A Beggar’s Ride. It doesn’t sounds like the most exciting or likeable game title I’ve ever heard, but it’s at least intriguing. Originally released as a title for mobile devices, the 2D puzzle-platformer has now been optimised with real controls on the Wii U.
The first thing that will strike you about the game as you begin the story, is the excellent and professional narration during the opening and throughout the game. I’m sure I’ve heard this narrator’s voice in another game before but I can’t put my finger on what. Either way, he delivers the rather wishy-washy lines very well.
That’s another point, the delivery of the story is a little pretentious and overly mysterious. The story is told from the occasional narration piece at the end of a section, but also through words written around the landscape as you walk past various points. It’s all rather stylishly done with the varying size words and their succinct nature.
It’s a very simple story. A beggar stumbles across the mask of a God and gains a new special power. Along the way he collects a few more until the game ends. There’s a rather predictable twist in the story but it’s nice that they actually tried and it’s somewhat interesting.
Coming from a mobile game, you’d be forgiven for worrying about the controls especially considering it’s a platformer at heart. Sadly, the transition hasn’t been the smoothest. Walking feels stiff and the jumping is a mixture of both stiff and float-y, if that makes any ounce of sense. Thankfully The Beggar’s Ride is a simple game and the slightly fiddly controls generally don’t get in the way. Platforming is simple for the most part which makes the game a more relaxing and laid back experience, which is to its merit.
The most interesting part of the game is in its puzzles. The God mask’s you pick up during the game give you the powers to solve the puzzles you’ll regularly come across. The first mask gives you the power to move clouds by using the gamepad touchscreen and produce rain. The second lets you rotate the landscape by using the gyroscopic sensors of the pad. You can use this to coerce rocks off the edge of cliffs and such. The last ones involve moving earth and changing the light. It’s a nice idea that works for the most part. The Sun power at the end is incredibly finicky though and seemed to have its own mind most of the time. Because of the laid back nature of the game, it never presents a huge problem as you seemingly have all the time in the world.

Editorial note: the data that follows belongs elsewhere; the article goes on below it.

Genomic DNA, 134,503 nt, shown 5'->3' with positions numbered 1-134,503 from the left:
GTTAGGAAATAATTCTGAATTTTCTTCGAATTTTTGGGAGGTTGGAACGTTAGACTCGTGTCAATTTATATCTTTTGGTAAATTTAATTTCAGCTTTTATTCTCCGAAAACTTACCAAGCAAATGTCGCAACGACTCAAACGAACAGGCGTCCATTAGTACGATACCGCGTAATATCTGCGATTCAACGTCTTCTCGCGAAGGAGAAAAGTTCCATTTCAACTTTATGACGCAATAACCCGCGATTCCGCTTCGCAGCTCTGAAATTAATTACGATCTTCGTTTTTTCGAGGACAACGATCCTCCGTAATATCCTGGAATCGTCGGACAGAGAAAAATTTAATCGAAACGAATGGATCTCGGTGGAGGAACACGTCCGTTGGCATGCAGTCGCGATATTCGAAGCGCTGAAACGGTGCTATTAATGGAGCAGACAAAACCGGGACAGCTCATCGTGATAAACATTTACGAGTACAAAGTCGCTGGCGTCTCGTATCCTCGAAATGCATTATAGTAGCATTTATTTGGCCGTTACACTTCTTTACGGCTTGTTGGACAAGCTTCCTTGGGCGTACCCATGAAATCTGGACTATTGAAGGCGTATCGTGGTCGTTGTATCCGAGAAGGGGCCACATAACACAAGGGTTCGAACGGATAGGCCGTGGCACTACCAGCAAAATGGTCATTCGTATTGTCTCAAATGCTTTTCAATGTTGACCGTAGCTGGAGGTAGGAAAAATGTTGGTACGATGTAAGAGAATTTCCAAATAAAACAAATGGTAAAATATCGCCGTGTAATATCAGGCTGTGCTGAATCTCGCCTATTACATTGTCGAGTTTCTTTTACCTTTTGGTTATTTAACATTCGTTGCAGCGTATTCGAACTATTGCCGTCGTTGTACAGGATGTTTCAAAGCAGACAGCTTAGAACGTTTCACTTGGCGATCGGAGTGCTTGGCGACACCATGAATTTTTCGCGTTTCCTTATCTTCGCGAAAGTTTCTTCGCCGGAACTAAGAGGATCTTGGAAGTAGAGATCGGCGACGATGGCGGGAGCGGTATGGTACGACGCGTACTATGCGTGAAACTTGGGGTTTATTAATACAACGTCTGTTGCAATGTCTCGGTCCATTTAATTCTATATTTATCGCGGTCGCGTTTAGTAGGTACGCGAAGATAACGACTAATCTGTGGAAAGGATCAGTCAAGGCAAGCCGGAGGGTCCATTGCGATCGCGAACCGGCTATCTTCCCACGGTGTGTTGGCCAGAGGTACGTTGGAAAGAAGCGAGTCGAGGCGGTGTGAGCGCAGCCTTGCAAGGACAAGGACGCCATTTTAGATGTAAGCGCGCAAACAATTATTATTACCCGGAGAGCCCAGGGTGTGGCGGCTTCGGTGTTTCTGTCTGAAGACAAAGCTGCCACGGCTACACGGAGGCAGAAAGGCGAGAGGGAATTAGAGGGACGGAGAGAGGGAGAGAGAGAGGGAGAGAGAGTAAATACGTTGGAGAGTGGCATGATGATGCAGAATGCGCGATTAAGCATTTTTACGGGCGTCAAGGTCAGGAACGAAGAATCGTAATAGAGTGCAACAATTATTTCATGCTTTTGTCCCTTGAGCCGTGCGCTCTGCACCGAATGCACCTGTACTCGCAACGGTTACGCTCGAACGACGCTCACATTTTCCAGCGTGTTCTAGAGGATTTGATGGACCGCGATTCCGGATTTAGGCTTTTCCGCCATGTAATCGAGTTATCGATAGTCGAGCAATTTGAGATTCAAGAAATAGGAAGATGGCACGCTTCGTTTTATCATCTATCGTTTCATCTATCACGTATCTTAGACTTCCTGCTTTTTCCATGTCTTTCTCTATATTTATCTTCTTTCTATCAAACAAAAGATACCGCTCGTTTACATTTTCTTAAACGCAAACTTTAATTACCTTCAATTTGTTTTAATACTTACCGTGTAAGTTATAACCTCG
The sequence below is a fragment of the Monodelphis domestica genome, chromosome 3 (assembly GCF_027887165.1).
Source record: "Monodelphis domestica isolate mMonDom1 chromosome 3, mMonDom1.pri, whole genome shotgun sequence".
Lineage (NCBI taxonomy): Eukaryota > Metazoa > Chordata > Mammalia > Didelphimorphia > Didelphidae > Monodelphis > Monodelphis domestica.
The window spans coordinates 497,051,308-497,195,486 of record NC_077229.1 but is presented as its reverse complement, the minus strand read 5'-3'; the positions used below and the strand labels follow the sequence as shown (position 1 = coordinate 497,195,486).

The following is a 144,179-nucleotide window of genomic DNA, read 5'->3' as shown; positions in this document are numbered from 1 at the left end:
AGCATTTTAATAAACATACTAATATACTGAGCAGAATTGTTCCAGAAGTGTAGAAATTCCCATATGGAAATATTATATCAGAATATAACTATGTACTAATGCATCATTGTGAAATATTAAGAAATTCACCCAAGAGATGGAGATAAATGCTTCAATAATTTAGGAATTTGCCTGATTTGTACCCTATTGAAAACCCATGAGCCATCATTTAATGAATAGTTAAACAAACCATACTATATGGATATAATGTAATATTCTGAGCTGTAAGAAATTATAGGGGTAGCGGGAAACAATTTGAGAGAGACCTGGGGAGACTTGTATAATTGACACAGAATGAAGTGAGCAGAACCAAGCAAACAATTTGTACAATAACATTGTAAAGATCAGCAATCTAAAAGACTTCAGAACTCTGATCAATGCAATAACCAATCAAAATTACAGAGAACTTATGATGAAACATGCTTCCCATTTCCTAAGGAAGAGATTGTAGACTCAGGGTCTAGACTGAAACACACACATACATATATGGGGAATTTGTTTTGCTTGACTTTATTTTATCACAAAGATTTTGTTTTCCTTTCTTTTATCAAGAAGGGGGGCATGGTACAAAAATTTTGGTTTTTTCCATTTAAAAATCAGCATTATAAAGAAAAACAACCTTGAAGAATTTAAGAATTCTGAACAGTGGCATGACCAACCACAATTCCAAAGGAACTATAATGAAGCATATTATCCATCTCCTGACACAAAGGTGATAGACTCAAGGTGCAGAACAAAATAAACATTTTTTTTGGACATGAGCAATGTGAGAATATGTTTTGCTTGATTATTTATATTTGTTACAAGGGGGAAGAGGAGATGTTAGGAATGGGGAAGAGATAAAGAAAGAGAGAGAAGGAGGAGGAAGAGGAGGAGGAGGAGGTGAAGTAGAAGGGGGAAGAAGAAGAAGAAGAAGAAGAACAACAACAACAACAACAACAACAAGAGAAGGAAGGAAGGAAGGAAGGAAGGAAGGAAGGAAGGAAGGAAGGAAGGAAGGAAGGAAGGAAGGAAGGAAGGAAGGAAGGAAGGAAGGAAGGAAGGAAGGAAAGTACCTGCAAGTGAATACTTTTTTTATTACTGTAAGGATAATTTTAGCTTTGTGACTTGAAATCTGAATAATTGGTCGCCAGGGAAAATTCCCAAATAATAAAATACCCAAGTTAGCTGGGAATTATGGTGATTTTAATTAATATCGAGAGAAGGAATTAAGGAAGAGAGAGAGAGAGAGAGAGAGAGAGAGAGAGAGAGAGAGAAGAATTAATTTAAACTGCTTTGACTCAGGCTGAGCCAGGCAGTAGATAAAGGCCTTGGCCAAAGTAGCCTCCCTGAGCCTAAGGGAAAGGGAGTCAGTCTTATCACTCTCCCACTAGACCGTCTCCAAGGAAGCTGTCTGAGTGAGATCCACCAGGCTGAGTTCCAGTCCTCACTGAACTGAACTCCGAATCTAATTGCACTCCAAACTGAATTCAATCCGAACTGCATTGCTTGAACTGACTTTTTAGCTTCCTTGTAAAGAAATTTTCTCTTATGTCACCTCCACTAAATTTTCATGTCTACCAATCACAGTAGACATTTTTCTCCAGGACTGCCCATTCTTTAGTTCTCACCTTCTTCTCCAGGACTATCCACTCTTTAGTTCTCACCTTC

There are a few enemies in the game that will try to get in your way, but they really are few and far between. It’s especially surprising when you come across an enemy that’s aggressive to you rather than just something in the way, although it really won’t be a test of your skills to avoid them or take care of them.
The game is really rather generous with its checkpoints, something which I’m usually thankful for as I don’t like losing time and having to play the same things over and over if I fail. However the over generosity (basically every few metres) and lack of punishment for failing meant I played through the game rather carelessly. It didn’t matter how well I played.
The game looks fine for what it is even if it is overly simple but it suits the gameplay well. There’s also not really much to say regarding the sound design. It’s very much a middle of the road affair.
Overall, The Beggar’s Ride is a short, harmless 2D platform puzzler that’s not going to either amaze or disappoint. It’s got a few little flaws that stop it being a must have game, especially the controls. The gamepad is well used and welcome on the system, it’s just shame the game as a whole is so middle of the road. Certainly not bad, just not great either.
– Uses the gamepad well
– Nice narration
– Controls just don’t feel ‘right’
– The final power is rather annoying to use